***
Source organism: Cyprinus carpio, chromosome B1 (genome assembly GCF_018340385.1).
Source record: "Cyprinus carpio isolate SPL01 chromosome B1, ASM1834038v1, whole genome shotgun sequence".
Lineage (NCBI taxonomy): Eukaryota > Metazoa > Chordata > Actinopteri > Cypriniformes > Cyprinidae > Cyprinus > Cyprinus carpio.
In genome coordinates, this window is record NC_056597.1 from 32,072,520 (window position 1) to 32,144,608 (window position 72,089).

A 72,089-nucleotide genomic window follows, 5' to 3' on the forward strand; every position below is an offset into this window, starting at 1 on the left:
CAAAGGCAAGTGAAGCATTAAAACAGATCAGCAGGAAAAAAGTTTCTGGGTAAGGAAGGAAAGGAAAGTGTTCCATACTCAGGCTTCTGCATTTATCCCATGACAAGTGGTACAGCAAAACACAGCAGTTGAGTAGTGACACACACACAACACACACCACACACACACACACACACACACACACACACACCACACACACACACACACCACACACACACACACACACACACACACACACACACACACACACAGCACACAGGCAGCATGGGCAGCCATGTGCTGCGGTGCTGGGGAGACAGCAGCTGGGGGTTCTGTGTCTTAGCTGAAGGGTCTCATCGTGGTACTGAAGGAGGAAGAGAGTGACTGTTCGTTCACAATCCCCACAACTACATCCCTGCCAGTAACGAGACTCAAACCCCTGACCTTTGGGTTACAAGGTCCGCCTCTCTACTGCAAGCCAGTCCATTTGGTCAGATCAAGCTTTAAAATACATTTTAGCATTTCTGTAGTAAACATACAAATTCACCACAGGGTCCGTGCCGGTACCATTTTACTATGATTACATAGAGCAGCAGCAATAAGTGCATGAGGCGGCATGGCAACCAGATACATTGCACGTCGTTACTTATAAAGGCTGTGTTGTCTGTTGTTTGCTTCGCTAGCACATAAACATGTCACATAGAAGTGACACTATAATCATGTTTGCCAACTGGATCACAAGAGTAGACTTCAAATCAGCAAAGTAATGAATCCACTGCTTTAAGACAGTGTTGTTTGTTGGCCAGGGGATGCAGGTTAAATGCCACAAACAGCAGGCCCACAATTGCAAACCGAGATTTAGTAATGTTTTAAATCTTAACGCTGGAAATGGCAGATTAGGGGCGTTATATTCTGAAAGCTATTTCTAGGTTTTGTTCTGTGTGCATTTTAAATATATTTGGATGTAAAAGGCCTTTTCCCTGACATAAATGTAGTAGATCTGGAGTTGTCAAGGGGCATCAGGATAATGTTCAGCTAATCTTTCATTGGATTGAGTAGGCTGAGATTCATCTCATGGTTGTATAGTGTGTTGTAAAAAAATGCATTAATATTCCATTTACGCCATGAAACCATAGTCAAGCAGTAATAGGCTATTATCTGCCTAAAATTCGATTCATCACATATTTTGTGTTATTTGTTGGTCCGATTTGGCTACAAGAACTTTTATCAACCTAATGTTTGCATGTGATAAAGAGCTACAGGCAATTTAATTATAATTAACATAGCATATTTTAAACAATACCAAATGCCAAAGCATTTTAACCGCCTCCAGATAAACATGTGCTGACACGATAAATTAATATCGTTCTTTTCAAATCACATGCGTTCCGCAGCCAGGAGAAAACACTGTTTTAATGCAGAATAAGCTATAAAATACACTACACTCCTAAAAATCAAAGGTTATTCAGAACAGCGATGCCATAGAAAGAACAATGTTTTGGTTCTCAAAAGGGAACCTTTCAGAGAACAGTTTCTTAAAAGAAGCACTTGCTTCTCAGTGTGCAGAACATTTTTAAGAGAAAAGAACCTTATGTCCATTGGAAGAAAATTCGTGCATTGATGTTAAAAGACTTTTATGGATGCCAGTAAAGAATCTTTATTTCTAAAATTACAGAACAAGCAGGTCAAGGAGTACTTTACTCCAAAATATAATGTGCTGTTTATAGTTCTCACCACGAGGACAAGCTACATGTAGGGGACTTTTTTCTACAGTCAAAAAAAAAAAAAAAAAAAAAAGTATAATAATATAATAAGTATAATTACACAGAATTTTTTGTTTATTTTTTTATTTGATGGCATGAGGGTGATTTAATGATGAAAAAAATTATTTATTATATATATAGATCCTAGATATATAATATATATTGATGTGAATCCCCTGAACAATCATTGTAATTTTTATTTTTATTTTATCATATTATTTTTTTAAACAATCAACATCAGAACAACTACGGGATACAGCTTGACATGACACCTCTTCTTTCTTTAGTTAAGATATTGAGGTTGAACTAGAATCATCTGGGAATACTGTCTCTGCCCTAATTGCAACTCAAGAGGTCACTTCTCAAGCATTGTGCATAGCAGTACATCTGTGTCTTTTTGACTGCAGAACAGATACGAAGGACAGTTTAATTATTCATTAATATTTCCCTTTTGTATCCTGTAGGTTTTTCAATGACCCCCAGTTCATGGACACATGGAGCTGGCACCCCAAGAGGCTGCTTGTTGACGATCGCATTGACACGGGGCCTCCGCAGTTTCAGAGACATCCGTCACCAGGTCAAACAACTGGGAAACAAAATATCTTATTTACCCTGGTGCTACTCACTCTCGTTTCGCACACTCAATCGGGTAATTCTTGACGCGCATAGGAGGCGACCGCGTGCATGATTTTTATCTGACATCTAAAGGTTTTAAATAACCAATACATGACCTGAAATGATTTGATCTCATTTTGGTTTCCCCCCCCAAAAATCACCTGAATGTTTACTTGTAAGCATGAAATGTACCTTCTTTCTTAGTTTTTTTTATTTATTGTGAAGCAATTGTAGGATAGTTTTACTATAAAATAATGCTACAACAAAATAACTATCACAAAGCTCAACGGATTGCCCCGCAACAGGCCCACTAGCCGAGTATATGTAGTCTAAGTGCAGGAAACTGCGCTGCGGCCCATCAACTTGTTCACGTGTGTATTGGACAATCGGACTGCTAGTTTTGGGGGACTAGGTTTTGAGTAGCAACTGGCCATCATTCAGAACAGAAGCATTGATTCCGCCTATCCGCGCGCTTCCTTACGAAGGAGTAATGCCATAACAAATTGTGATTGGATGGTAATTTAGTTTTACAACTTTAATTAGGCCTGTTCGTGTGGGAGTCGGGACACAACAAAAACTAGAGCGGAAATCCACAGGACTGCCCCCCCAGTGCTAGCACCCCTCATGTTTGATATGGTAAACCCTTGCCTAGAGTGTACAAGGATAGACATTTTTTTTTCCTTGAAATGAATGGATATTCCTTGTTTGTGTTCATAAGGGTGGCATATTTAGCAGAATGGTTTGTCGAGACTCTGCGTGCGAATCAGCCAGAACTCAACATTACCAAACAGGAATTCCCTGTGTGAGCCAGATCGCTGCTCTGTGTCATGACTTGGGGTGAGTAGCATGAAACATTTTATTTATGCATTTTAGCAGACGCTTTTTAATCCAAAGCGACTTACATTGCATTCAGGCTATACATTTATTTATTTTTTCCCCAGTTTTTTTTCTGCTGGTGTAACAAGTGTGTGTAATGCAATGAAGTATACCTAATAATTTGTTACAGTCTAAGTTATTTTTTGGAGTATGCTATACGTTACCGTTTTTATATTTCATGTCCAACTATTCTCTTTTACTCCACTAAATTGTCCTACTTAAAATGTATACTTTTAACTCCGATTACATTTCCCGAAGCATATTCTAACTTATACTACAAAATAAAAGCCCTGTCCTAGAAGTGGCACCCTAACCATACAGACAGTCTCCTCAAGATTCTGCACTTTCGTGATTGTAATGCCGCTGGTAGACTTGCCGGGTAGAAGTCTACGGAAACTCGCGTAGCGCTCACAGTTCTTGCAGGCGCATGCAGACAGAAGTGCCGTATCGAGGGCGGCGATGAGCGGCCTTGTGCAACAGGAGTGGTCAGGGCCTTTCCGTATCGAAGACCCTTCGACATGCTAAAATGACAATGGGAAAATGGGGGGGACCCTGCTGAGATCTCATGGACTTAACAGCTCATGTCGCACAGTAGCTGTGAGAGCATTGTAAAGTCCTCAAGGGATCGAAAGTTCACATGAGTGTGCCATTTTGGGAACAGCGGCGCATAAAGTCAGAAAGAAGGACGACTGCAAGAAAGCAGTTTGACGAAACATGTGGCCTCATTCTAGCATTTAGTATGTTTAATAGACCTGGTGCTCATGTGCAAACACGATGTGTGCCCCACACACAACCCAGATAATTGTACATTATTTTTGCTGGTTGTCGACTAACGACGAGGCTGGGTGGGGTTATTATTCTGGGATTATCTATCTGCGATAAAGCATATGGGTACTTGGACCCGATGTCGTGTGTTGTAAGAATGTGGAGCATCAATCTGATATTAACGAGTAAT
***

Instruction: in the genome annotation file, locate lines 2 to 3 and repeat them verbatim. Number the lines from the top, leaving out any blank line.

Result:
Source record: "Cyprinus carpio isolate SPL01 chromosome B1, ASM1834038v1, whole genome shotgun sequence".
Lineage (NCBI taxonomy): Eukaryota > Metazoa > Chordata > Actinopteri > Cypriniformes > Cyprinidae > Cyprinus > Cyprinus carpio.